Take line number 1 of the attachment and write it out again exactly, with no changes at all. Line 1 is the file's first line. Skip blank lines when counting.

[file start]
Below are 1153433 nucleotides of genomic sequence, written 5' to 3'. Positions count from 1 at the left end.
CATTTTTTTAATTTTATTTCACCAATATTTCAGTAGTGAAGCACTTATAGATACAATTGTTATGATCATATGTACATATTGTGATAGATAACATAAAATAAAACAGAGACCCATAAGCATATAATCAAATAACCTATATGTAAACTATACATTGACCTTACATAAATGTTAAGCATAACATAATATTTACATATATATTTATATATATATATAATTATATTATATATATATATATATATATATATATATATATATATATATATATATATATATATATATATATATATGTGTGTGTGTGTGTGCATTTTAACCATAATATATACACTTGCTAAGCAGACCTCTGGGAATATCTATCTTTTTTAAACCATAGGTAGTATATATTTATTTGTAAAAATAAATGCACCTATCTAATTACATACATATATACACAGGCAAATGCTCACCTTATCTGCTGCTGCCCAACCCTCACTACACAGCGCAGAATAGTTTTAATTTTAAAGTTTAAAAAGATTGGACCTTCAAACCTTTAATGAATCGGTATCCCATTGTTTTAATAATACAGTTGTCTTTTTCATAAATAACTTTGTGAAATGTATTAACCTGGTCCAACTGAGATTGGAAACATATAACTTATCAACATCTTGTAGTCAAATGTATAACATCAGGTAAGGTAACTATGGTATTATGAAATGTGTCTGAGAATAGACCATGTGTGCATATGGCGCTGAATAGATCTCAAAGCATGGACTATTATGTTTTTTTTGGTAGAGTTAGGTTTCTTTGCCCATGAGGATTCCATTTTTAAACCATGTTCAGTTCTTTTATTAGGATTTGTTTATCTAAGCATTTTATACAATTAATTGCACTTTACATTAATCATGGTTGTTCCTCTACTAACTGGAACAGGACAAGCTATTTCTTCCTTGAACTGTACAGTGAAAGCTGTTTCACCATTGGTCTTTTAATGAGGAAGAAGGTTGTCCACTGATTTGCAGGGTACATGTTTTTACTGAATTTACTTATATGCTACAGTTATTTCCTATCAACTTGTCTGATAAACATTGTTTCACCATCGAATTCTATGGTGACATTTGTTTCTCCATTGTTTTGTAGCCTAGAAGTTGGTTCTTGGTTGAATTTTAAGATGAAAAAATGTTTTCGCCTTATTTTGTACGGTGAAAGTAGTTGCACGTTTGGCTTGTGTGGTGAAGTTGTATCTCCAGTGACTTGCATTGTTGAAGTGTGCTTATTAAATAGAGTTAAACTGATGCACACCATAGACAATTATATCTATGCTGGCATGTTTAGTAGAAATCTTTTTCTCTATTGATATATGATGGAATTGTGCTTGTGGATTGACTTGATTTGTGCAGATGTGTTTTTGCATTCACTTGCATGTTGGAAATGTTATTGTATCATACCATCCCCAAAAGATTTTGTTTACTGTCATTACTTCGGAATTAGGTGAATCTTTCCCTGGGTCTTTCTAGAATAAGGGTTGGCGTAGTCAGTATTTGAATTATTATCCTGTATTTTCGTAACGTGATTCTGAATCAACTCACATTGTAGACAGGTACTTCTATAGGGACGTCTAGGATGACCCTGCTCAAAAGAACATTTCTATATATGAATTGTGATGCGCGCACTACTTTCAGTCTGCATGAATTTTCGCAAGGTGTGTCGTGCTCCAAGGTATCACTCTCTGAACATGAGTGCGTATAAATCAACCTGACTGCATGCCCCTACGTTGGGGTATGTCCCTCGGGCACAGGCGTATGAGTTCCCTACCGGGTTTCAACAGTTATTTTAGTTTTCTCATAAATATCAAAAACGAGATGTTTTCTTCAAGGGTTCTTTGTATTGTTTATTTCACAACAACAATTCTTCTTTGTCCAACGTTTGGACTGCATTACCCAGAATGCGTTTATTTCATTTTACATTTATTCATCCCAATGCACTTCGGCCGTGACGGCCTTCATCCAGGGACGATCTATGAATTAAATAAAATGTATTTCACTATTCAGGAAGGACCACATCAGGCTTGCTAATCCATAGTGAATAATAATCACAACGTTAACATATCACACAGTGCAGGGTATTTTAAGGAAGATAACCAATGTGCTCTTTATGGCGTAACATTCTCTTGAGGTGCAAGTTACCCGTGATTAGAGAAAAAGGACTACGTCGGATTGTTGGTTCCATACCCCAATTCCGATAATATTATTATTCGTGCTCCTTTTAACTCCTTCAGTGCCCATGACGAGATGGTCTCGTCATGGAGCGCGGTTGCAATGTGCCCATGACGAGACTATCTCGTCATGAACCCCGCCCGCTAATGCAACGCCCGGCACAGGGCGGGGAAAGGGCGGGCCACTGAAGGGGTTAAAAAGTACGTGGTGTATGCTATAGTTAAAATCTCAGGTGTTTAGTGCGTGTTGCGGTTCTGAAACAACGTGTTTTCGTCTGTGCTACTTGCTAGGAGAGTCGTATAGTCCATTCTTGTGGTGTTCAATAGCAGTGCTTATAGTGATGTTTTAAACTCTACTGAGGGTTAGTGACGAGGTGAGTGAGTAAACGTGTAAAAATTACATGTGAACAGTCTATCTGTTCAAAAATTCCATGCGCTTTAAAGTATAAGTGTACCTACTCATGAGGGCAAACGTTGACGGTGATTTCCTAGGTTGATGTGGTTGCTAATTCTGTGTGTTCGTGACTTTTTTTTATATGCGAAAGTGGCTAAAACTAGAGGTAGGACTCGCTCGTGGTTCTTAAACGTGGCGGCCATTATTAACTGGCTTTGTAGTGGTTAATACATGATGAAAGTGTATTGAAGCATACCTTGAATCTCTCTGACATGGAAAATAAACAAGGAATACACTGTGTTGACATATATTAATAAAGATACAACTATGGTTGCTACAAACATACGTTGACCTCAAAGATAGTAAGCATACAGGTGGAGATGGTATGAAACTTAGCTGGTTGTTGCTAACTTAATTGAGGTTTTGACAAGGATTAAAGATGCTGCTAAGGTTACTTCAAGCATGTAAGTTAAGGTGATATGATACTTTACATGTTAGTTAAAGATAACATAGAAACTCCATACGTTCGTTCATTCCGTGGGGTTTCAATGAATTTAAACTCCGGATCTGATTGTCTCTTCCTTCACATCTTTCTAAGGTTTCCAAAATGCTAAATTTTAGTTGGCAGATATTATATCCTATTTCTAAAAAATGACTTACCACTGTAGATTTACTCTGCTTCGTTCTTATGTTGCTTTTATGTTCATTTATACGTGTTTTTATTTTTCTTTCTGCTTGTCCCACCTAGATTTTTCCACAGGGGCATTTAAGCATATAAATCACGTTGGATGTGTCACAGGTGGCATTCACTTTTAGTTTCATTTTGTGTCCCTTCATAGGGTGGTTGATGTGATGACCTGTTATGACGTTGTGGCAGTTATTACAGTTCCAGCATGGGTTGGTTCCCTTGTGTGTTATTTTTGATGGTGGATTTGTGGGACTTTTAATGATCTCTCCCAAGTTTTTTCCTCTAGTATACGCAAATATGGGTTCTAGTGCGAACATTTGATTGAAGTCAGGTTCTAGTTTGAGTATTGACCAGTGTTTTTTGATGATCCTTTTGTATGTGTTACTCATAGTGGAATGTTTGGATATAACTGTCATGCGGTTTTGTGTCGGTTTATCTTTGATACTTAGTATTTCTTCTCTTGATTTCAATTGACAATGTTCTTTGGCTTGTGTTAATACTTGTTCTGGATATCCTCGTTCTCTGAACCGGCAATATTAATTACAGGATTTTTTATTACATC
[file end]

Below are 1153433 nucleotides of genomic sequence, written 5' to 3'. Positions count from 1 at the left end.